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The entrance of an excavated Hindu cave temple at Mahabalipuram on the Coromandel Coast

The entrance of an excavated Hindu cave temple at Mahabalipuram on the Coromandel Coast
oil on canvas
48 x 71 5/8 in. (122 x 179.5 cm.)
inscribed on the reverse 'A View of the Subteraneous / Temple at Mauveleporam / T. Daniell' (upper center, on the lining canvas)
(Possibly) The artist; (†) his sale, Christie’s, London, 23 May 1840, lot 79 (£3.5 to Kitrick).
[The Property of a Gentleman]; Christie’s, London, 18 November 1983, lot 60.
Gifted to the husband of the current owner circa 1995.
T. Daniell and W. Daniell, Oriental Scenery, V, London, 1799-1800 [1808], pl. II.
T. Sutton, The Daniells: Artists and Travellers, London, 1954, pp. 80-81.
M. Shellim, The Daniells in India and the Waterfall at Papanasam, Calcutta, 1970, p. 72.
M. Shellim, Oil Paintings of India and the East by Thomas Daniell 1749-1840 and William Daniell 1769-1837, London, 1979, p. 51, no. TD34, illustrated.
London, Royal Academy, 1797, no. 22, as ‘Hindoo Antiquities at Mahavalipuram, E. Indies’.
London, Eyre and Hobhouse, Twelve Oil Paintings by Thomas Daniell, R.A. (1749-1840), 17 November-4 December 1981, no. 8.

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John Hawley
John Hawley Specialist

Lot Essay

Of the European artists on the Indian subcontinent in the eighteenth and nineteenth centuries, Thomas Daniell and his nephew, William, played a preeminent role in recording and documenting the country for Western eyes. Their seven-year tour of India from 1786-93, and the subsequent publication of their work, brought to the public in Britain an unrivalled view of the scenery and architecture of this fabled and exotic land. Other artists, notably William Hodges, who made a tour up the Ganges in 1780-3, provided inspiration for the Daniells. Encouraged by Hodges’ work, the Daniells set off from England in 1786 to make their fortune in India: up the Ganges (1788-91); a circular tour around Mysore from Madras (1792-3) and finally on their return journey to England Bombay and its temple sites (1793), all the while sketching, drawing and painting as they travelled.

Upon their return to London in 1794, the Daniells turned this substantial body of material into finished watercolors and oil paintings, which they then exhibited. On the basis of that work alone, the Daniells would have secured a prominent place in the history of Anglo-Indian art, but they then embarked on a grand and extensive project to translate their watercolors into print. The result was Oriental Scenery, published in six parts between 1795 and 1808, comprising 144 aquatinted plates, and regarded as the unsurpassed achievement of Anglo-Indian art in the period. The monumental project constituted the first detailed record of the great Hindu monuments across India.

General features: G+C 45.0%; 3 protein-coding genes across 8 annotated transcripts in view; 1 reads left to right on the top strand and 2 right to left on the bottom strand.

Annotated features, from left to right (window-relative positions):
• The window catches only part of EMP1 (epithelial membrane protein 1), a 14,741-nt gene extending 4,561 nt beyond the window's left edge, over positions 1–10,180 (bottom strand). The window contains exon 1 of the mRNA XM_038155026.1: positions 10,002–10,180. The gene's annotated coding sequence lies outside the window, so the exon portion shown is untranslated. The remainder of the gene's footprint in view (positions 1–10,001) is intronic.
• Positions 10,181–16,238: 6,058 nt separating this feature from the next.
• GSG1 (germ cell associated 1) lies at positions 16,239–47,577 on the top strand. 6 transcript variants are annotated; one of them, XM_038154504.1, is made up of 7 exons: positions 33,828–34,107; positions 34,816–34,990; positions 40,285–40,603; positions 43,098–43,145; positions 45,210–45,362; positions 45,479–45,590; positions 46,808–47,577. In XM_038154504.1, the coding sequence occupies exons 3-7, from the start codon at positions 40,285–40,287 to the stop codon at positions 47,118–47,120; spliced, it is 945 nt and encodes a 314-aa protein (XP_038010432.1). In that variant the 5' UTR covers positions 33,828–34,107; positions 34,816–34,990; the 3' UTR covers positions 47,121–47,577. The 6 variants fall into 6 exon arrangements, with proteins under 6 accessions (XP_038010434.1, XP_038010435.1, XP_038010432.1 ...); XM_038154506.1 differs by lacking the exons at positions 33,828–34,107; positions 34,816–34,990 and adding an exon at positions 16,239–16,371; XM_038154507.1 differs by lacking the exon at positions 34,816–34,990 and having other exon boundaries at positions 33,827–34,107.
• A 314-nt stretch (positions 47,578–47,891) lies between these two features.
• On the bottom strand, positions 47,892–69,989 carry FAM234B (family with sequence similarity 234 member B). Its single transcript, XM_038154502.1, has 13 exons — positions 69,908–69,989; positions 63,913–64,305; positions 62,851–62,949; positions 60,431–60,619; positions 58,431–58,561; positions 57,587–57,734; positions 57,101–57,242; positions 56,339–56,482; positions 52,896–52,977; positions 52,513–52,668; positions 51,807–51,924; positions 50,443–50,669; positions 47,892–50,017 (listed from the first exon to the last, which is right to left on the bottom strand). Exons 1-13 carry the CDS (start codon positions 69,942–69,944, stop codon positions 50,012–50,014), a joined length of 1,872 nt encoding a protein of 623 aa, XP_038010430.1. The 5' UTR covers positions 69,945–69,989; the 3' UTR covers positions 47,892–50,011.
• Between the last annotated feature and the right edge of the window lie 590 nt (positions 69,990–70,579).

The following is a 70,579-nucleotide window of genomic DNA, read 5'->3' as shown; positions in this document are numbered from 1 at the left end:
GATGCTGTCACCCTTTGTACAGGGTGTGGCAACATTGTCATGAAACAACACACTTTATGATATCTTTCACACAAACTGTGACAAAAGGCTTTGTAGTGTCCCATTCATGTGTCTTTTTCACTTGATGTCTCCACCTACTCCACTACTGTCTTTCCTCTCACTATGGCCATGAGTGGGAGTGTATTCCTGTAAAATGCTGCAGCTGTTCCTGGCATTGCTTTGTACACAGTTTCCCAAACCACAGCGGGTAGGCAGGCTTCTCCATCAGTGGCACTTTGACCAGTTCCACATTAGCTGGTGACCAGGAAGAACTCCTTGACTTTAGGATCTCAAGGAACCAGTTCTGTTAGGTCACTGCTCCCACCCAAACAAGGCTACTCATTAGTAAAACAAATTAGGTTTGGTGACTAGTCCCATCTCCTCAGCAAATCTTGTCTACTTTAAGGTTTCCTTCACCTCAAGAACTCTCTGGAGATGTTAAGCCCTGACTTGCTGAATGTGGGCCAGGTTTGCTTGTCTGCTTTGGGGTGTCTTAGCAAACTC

The present view was included as Plate II in volume five, titled Antiquities of India, first published in 1799-1800. The site depicted is the Krishna mandapa, or rock-cut cave temple or shrine, located at Mahabalipuram along the southeastern coast of India. The seventh-century Krishna mandapa is one of a number in the area built during the Pallava dynasty (275-897 C.E.). A particularly sophisticated structure, it contains large panels depicting Hindu mythology and regional culture in the period. The temple was excavated directly to the south of the Descent of the Ganges relief, a giant open-air rock relief measuring 43 by 96 feet that covers two large pink granite boulders with more than one hundred life-size figures. The relief was carved to celebrate the victory of Narasimhavarman I over Chalukya king Pulakesin II and depicts the story of the king Bhagiratha leading the descent of the sacred river Ganges to earth. Daniell is also known to have produced drawings of the relief.

Daniell exhibited four oil paintings based on his visit to Mahabalipuram in February 1793. This is the most important of the exhibited works. Shellim (loc. cit.) records three further versions which were exhibited at the Royal Academy in 1798 (no. 99, ‘Sculptured Rocks at Mauvelporam on the Coromandel Coast, East Indies’), British Institution in 1807 (no. 184, ‘Sculptured Rocks, Coromandel Coast, East Indies’) and Royal Academy in 1826 (no. 195, ‘Hindoo Antiquities at Bahabalyporam, on the Coromandel Coast, East Indies’). The present location of these paintings is unknown.

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